Top positive review
87 people found this helpful
Giving Kids Perspective (even ASDs)
on 4 December 2012
I've just bought this for my 7yr old who has pretty extreme outbursts of anger. He has ASD (autism) and ADHD so he cannot help but react instantly to situations without thinking, but my hope is to help him gradually learn better reactions for the times when his brain does actually engage before furniture goes flying! I was reluctant about introducing this book to my child because it's not tailored specifically for children with special needs, and he's only 7, however I feel this book is so child-friendly and clearly laid out that even young and/or high functioning ASDs like my son will find it accessible. The medium sized print means he can read it himself, though it is designed to be read and worked through with an adult, and the cute illustrations throughout help to keep him engaged and interested too. My son is very aware of how much trouble his temper is causing him and wants things to change. He is open to working through this book and I do think that's really important. I don't know how effective this would be for children who are more close-minded and unwilling to change, as it requires the child to not just listen or read but actively participate with some written exercises throughout the book to reinforce what's being learned. With that in mind, I'm not sure it would help moody teenagers who are set in their ways, and would recommend it as being most suitable for 7-12 year olds.
The book starts out with a clear metaphoric explanation of what anger is, using driving a car, which I think will appeal to a lot of kids. My child struggles to understand a lot of metaphors but I think he will understand this, especially using the little visual exercises the book encourages us readers to employ while we read. The metaphoric explanations also help children to distance themselves a little and see that their anger / temper is just one part of the whole (positive) person they are. This approach is used throughout and I think it's a great way to help children deal with the problem without lowering their probably already fragile self-esteem (angry kids tend to get themselves into a lot of trouble after all!). This book reassures kids that it's perfectly normal and healthy to feel angry; it's what they choose to do with that anger that is causing the problems.
The written exercises throughout the book are simple and can be tailored to the individual child's needs and abilities across the primary school levels. Most of the exercises involve children filling in what their thoughts are in various anger-trigger every day situations, and filling in the emotional features on what they are probably feeling when they have those thoughts. A parent can fill these in alongside a reluctant or less able writer acting as a scribe, while more able children can do it themselves and include more detail. I think the smattering of written exercises are included to help ensure that children feel involved and are relating to, and understanding, the situations and triggers the book explores. There are lots of little light-hearted bits in here that will help the children to deal with things without getting bogged down with negativity too, and I really like that. For example on one page there is a check list asking kids if anger has ever helped them in such and such situations, and one or two of them are a bit far-fetched. I can see my son giggling at these as he ticks them off, while still getting the clear point that angry reactions don't achieve things in life. This particular check list is followed up with a more serious list that helps children to understand there are also situations where there angry reactions actually make things worse.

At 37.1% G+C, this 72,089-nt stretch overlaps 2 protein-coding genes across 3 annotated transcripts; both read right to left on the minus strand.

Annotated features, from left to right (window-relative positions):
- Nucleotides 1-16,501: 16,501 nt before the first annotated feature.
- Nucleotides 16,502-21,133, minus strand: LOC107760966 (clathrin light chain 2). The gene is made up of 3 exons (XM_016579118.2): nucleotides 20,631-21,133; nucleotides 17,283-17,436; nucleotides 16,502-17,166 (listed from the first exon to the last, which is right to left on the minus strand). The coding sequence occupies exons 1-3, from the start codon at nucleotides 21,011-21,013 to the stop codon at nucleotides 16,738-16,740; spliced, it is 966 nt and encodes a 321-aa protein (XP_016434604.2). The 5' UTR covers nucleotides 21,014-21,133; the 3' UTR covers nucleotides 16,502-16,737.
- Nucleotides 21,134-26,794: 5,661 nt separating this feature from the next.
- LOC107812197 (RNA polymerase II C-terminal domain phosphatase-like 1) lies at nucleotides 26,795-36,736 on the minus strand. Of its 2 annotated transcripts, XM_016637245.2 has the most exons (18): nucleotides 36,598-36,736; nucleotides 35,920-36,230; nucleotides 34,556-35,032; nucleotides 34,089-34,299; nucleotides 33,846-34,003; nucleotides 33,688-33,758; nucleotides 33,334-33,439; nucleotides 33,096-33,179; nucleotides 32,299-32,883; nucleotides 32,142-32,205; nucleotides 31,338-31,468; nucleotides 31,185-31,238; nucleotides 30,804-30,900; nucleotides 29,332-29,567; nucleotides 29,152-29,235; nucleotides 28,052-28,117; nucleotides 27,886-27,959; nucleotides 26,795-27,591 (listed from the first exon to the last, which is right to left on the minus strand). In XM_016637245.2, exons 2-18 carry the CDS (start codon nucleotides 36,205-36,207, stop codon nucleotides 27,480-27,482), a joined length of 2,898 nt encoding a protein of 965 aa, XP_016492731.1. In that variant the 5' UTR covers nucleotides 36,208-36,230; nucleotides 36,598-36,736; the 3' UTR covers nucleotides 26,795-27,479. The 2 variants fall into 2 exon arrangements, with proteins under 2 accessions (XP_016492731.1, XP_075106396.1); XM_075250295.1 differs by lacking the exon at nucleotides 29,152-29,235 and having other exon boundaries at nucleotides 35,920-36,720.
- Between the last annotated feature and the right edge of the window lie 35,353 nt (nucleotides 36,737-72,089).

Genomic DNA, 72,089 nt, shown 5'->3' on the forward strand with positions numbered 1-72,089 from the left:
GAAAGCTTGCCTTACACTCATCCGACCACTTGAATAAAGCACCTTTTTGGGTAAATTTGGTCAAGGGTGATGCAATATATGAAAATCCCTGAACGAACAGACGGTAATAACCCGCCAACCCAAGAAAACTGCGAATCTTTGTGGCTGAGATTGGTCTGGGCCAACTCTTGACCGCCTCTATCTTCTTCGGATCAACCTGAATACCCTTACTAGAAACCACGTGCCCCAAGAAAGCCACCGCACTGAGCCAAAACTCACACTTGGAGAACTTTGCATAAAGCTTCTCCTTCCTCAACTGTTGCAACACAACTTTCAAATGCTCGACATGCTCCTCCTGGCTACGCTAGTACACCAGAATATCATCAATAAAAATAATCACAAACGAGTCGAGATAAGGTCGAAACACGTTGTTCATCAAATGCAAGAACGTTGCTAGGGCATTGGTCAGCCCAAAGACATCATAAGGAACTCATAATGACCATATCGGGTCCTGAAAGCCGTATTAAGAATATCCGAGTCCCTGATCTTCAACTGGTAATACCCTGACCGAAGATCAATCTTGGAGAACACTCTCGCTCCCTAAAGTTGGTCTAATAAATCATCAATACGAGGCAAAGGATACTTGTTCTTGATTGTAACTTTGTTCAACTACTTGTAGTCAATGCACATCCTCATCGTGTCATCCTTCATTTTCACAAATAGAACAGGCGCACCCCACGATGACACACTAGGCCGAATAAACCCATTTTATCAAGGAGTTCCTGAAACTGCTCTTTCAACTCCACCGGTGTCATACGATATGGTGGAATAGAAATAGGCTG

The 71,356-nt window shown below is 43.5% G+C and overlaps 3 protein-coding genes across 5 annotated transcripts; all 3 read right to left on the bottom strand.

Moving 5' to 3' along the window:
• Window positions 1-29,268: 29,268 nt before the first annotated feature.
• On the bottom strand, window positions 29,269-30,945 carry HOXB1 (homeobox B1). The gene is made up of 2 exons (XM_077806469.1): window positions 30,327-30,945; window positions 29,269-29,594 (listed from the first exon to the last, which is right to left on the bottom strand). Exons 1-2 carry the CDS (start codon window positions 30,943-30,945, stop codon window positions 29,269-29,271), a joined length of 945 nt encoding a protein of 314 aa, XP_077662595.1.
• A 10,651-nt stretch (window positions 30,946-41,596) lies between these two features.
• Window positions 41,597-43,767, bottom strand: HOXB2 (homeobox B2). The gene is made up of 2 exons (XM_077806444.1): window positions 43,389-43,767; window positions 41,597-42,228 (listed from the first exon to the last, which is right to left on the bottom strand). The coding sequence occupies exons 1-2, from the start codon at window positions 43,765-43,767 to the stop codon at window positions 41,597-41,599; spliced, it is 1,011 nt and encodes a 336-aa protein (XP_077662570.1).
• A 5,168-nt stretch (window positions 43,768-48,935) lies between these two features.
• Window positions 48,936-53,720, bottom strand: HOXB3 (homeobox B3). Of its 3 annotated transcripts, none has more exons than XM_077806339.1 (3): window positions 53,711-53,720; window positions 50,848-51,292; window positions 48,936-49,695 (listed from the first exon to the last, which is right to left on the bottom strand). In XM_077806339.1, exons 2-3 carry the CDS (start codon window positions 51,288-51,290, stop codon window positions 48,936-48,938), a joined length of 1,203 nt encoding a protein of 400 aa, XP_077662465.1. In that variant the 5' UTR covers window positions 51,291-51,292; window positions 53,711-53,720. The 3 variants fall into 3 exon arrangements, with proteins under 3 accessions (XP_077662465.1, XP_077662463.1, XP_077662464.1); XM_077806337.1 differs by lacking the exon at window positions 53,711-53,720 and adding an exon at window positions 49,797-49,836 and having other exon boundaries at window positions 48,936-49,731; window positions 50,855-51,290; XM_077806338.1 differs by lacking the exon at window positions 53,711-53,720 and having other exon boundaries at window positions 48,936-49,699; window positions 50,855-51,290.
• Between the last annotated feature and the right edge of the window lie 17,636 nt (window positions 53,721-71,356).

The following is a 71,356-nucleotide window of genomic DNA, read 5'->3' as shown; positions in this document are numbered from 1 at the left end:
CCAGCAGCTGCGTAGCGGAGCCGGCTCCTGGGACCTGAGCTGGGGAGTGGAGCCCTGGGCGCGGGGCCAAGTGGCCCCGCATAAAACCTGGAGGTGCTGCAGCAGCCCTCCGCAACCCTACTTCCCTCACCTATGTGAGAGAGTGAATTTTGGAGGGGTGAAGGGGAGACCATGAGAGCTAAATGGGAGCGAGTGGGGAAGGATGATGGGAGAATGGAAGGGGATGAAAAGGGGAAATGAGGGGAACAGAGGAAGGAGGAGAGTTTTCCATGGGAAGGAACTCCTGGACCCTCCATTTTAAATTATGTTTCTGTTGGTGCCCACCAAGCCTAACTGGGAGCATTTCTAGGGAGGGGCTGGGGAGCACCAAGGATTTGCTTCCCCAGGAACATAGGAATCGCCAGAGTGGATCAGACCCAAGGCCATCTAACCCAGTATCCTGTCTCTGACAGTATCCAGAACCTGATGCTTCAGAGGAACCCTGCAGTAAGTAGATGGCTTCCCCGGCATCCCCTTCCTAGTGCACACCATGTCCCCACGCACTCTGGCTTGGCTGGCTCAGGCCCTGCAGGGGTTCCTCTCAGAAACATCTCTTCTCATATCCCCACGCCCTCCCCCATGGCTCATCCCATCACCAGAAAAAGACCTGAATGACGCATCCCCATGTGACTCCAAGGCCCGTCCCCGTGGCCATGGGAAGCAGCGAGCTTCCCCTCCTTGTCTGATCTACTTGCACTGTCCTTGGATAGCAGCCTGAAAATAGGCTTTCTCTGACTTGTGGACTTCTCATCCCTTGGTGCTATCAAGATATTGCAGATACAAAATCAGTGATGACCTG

All in all a four star book. The only gripe I have is that there are some American words included, and for the price tag, I think they could have produced a UK version! Instead of explaining American words, which I think will detract my son from the task at hand, I have gone over them with tippex and written over them in UK English (recess, grades etc). It only took me about five minutes to do. Other than that, I think the book tackles the issue in an extremely clear and child-friendly way, without impacting on the child's self esteem. Some of the techniques in the book are ones I know that challenging behaviour advisers recommend, and the text makes good sense to me throughout as well. I'm confident that the research that went into producing this was of a high standard and that this will have some positive impact on my child's anger issues in the long run.